Great start to final year in D1 tennis: Nicholas Gore
Nicholas Gore is another talented Jamaican tennis player who is playing Division 1 tennis in the United States.
Nicholas has been playing tennis his entire life. He started playing tennis for fun at the age of 3 years old, and became interested due to his family’s love for the sport.
“From a young age, I was always interested in the sport. I come from a family that watches tennis heavily so I naturally took a liking,” he said.
Nicholas currently plays tennis with the University of Delaware. He is in his 3rd and final year in college. Prior to moving to the University of Delaware, he played tennis at the University of Connecticut.
D1 tennis is very competitive, and the schedule is demanding.
“It’s very intense, being a college athlete entails having a very busy schedule and long days requiring you to balance academics and sport. I train 6 days a week as well as do weight lifting and fitness 3 times a week.”
“D1 tennis is played at a high level, at the University of Delaware, we’re in a very competitive conference so consistent high performance is needed,” Nicholas said.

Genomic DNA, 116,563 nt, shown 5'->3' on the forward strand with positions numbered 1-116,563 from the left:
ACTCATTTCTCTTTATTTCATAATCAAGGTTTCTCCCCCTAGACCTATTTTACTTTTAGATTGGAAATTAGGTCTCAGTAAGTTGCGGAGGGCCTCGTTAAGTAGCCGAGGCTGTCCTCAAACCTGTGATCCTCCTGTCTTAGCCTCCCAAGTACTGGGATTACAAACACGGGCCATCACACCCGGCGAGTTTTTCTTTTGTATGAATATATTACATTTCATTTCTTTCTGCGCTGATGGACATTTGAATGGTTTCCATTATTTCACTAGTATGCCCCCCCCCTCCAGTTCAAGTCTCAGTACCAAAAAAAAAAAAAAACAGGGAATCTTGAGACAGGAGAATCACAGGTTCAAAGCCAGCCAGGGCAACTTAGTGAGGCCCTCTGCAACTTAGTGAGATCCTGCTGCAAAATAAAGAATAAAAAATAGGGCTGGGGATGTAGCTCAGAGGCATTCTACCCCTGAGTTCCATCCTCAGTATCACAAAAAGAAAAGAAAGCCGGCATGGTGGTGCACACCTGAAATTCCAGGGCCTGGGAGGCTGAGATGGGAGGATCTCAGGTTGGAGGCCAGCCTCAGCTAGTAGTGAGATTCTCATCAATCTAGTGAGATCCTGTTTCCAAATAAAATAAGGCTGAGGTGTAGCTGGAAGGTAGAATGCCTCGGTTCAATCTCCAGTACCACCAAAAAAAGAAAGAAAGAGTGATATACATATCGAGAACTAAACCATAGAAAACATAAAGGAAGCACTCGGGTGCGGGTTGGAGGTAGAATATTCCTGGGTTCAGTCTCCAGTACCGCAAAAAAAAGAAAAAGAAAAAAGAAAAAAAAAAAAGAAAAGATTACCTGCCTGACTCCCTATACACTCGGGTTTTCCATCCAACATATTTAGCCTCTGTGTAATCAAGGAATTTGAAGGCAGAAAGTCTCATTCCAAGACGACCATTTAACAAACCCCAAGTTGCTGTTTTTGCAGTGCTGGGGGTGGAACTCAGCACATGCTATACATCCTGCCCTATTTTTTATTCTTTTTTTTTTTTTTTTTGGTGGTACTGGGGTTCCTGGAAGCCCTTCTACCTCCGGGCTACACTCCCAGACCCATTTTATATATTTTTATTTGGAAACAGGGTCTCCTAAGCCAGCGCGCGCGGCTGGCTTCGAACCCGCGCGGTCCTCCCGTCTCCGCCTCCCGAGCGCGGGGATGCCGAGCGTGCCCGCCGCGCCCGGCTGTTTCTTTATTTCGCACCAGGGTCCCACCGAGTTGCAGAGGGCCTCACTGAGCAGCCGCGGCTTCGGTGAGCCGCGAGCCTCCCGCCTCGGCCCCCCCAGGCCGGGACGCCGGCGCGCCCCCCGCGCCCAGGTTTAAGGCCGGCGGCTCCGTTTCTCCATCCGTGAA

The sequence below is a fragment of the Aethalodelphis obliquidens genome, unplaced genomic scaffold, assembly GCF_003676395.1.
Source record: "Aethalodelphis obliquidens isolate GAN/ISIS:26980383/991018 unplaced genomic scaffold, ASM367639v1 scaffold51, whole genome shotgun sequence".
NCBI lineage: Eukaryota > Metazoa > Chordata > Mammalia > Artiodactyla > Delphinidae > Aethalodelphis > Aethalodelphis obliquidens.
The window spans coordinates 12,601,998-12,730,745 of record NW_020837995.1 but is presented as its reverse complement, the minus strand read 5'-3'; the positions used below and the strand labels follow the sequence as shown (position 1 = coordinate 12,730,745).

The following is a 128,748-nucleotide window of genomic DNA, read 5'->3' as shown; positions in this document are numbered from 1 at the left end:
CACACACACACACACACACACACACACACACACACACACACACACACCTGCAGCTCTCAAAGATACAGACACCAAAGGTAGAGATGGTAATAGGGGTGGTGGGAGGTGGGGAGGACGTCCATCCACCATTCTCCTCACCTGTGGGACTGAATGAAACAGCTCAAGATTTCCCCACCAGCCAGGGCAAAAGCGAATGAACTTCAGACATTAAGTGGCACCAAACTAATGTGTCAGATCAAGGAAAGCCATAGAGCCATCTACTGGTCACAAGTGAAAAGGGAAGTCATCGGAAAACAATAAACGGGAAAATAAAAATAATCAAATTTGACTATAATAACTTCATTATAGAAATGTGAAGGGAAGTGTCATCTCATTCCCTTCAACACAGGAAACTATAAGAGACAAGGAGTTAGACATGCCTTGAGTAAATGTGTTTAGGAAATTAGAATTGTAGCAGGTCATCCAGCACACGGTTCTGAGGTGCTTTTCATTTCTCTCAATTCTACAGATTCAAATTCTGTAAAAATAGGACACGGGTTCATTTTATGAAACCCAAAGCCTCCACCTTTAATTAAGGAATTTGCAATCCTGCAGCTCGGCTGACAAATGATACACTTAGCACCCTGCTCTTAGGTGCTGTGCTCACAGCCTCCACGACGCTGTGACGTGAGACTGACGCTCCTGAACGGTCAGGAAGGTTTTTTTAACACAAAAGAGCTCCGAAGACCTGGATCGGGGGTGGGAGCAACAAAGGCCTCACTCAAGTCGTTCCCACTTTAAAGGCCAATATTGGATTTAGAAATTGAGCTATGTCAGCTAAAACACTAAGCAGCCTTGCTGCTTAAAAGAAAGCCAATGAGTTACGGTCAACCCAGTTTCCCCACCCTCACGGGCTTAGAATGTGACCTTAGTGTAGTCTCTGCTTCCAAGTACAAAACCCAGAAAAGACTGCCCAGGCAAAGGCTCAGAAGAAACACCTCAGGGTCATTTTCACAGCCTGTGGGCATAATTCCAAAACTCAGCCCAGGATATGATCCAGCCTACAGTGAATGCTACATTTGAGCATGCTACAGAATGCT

Nicholas was eager to point out that there are many benefits to playing D1 tennis.
“There are great health benefits, the school resources are great, and when you’ve graduated, employer’s like to see applicants with a good balance of academics and school,” he said.
Nicholas also spoke about the family like nature of his team, especially how supportive and encouraging the athletic program is.
“It’s like a family. Our culture on not only our team but our entire athletic facility is very family oriented, everyone knows everyone and wants the best for each other,” he said.
Nicholas said that his goal for 2024 is to help his team win conference.
“Last year I went undefeated in singles in the fall before picking up a wrist injury. This year I had a great fall season with good wins over good players, looking forward to the spring now, and in helping my team win conference,” he said.
It is important to have the institutions in place to support youth development in the sport, especially to allow more of our players to play college tennis and eventually to go professional.
“It’s really to concentrate on performance and training from a young age. Expanding and improving camps for young kids which gives them the environment to grow and succeed,” Nicholas concluded.